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County COVID data shows workplaces, gatherings top infection sources

County COVID data shows workplaces, gatherings top infection sources

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The Novel Coronavirus

This illustration, created at the Centers for Disease Control and Prevention (CDC) shows the 2019 Novel Coronavirus. The illness caused by this virus has been named coronavirus disease 2019 (COVID-19).

Workplaces appear to be the source of infection in more than half of COVID-19 cases reported since Cowlitz County entered Phase 2 of the governor’s reopening plan, according to a report from the county epidemiologist. Nearly a quarter were from religious and social gatherings.

Epidemiologist Shannon Hoskins presented a report on the county’s virus data to the County Board of Health Tuesday, which is made up of the county commissioners.

About 16% of the cases were from an unknown source or community spread and 6% were traced back to household members, Hoskins said.

However, the infection source data has several caveats, Hoskins said. The county is missing this data for about 23% of cases reported since late May, she said. And the county community health manager believes the data vastly under-represents the amount of social transmission, Hoskins said. Health officials suspect many people don’t want to report they attended a social gathering that’s not allowed under Gov. Jay Inslee’s reopening plan.

Hoskins said to meet the state Department of Health’s target of 25 cases per 100,000 people, Cowlitz County would have to record about two cases per day. Right now the county is averaging about seven per day, she said.

Cowlitz County on Tuesday reported four new COVID-19 cases, bringing the total to 420.

The county also released more information on the fourth COVID-19 death, reported Monday. The patient was a man in his 50s, according to the Cowlitz COVID-19 Incident Management Team website. He was not hospitalized but did have underlying health conditions, according to the IMT.

Earlier this month, the county recorded three COVID-19 related deaths, two men in their 80s and a woman in her 60s, according to health officials. All three were hospitalized and had underlying health conditions, according to the IMT.

The county’s COVID-19 case rate has increased about three or four times from June to July, Hoskins said.

Cases are growing the fastest among 18- to 39-year-olds as of mid-July, Hoskins said. Since entering Phase 2, cases among 40- to 59-year-olds have also increased, while those among people 60 and older have remained steady, Hoskins said.

Hoskins said she couldn’t say for sure, but it’s a “fair hypothesis” that younger people are socializing more and are therefore exposed at a higher rate than older people.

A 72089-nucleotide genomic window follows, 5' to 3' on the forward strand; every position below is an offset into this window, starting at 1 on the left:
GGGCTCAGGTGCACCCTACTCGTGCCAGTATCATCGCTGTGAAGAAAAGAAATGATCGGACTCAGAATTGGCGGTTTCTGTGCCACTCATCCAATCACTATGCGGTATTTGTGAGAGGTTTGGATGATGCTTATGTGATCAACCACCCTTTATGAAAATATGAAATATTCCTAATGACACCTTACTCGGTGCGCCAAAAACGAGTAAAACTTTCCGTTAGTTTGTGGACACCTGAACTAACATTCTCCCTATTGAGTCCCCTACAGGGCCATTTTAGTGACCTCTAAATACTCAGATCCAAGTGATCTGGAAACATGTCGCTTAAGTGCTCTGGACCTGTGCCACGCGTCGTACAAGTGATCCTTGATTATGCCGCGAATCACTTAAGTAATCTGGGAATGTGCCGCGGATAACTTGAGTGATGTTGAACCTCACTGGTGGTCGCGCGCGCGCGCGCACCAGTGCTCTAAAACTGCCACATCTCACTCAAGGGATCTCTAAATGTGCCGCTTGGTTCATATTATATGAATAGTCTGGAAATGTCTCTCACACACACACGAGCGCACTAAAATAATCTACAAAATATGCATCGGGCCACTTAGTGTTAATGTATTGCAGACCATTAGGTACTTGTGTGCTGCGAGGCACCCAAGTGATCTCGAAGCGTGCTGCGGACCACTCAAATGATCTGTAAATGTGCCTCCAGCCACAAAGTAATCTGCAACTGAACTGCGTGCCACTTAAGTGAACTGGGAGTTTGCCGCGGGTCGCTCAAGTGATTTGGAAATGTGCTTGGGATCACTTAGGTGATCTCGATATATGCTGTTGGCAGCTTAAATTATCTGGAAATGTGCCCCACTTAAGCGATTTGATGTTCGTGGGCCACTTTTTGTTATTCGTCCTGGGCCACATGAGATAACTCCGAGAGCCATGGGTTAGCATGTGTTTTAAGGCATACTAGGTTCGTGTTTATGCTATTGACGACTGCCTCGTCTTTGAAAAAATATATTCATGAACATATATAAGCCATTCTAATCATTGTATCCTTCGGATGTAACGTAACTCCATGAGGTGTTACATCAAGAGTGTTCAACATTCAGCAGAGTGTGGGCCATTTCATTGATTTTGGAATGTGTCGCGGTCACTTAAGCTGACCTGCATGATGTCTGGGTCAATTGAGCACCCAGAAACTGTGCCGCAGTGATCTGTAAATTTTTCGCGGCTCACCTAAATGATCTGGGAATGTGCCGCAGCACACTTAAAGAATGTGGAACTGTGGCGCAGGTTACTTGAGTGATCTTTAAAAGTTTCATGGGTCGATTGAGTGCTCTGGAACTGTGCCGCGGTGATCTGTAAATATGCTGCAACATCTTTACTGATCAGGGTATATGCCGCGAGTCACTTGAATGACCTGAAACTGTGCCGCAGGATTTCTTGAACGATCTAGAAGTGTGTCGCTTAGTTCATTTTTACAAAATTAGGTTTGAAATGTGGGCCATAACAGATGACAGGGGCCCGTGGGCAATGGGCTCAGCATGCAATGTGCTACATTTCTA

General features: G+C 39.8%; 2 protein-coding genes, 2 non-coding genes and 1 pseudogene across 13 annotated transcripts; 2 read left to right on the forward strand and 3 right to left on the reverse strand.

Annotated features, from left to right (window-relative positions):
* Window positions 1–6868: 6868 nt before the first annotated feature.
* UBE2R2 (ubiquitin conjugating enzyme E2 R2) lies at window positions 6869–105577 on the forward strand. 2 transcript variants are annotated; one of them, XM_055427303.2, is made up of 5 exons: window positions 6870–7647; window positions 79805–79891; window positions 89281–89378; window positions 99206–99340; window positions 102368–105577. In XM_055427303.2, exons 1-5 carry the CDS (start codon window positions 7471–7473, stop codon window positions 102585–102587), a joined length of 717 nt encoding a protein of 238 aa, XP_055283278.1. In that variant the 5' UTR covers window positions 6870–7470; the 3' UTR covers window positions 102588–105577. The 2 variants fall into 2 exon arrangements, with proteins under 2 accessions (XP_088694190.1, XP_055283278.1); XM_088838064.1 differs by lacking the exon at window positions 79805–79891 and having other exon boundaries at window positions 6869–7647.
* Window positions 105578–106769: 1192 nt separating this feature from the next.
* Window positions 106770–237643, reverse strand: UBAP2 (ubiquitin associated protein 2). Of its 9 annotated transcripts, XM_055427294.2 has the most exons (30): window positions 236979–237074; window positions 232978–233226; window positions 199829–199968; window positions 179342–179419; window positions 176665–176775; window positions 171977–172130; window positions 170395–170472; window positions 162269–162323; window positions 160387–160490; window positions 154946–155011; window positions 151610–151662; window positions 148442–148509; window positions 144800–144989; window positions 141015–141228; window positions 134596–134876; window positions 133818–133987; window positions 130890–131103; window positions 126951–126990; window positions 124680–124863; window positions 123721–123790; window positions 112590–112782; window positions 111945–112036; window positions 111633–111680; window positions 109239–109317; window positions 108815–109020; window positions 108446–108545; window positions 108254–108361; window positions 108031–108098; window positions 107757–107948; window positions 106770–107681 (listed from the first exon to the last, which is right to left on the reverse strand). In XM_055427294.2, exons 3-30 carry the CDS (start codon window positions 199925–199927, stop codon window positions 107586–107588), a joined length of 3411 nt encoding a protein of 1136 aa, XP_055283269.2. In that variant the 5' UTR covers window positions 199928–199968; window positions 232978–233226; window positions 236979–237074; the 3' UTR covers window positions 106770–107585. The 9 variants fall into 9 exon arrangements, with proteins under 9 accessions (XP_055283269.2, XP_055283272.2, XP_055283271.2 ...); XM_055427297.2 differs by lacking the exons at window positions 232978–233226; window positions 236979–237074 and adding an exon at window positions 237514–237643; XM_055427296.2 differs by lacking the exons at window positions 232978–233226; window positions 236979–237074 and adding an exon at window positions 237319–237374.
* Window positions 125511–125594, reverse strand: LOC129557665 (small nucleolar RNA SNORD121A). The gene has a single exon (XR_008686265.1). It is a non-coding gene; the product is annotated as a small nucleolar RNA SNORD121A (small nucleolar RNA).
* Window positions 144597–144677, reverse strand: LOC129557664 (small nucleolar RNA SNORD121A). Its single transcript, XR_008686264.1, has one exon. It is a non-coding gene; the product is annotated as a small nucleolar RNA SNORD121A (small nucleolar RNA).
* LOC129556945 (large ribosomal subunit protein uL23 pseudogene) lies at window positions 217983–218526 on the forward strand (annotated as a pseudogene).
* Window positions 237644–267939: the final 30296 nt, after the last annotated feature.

Accounting for underlying populations, cases among Longview and Kelso residents have also increased at a higher rate than the county average, Hoskins said.

The county’s testing rate has more than doubled over the past two months but is still lagging behind the state’s goal, Hoskins said. Additionally, the state as a whole is not meeting its goal of testing 50 people for every positive case.

From June to July, the county saw a three- or four-fold increase in cases while testing went up about two-fold, she said.

Despite an increase in cases, the county is keeping up with case investigations and is meeting or exceeding the state’s targets of reaching cases within 24 hours and contacts within 48 hours, Hoskins said.

Carole Harrison, interim health director, said case investigators and contact tracers will never ask for social security numbers or any payment information. If someone does, it’s a scam.

Dr. Steve Krager, county deputy health officer, said it looks like COVID-19 will be the third leading cause of death in the United States in 2020, based on disease deaths mortality rates from 2017 (the most recent year of complete data).

As of Tuesday, the U.S. has reported more than 147,670 COVID-19 deaths, according to the Centers for Disease Control and Prevention. It’s unlikely to surpass heart disease and cancer, which number 647,500 and 599,100 annual deaths, respectively, he said.

Krager said he’s gotten a lot of questions about the COVID-19 deaths and how they are counted. Recently the state Department of Health clearly defined what deaths it is counting as virus-caused and how and removed some deaths clearly not caused by COVID-19.

Since the county only recently recorded its first virus deaths, public health is still refining how they are reported, Krager said. Right now, he is reviewing the patients’ charts and reporting them if someone very clearly died due to COVID-19. If it’s unclear, the county would wait to report it as a COVID death until it can review the cause listed on the death certificate, he said.

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